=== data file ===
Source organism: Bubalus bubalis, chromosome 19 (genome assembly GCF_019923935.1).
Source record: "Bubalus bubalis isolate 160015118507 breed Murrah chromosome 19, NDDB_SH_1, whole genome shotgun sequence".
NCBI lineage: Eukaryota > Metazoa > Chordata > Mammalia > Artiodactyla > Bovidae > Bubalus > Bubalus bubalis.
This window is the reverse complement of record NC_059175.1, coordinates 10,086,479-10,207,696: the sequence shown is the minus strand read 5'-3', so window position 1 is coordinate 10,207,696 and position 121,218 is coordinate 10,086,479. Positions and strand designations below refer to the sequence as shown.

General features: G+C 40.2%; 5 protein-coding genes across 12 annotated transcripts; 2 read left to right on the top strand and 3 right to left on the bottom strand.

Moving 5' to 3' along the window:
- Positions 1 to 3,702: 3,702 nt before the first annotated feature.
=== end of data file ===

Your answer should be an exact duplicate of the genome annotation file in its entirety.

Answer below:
Source organism: Bubalus bubalis, chromosome 19 (genome assembly GCF_019923935.1).
Source record: "Bubalus bubalis isolate 160015118507 breed Murrah chromosome 19, NDDB_SH_1, whole genome shotgun sequence".
NCBI lineage: Eukaryota > Metazoa > Chordata > Mammalia > Artiodactyla > Bovidae > Bubalus > Bubalus bubalis.
This window is the reverse complement of record NC_059175.1, coordinates 10,086,479-10,207,696: the sequence shown is the minus strand read 5'-3', so window position 1 is coordinate 10,207,696 and position 121,218 is coordinate 10,086,479. Positions and strand designations below refer to the sequence as shown.

General features: G+C 40.2%; 5 protein-coding genes across 12 annotated transcripts; 2 read left to right on the top strand and 3 right to left on the bottom strand.

Moving 5' to 3' along the window:
- Positions 1 to 3,702: 3,702 nt before the first annotated feature.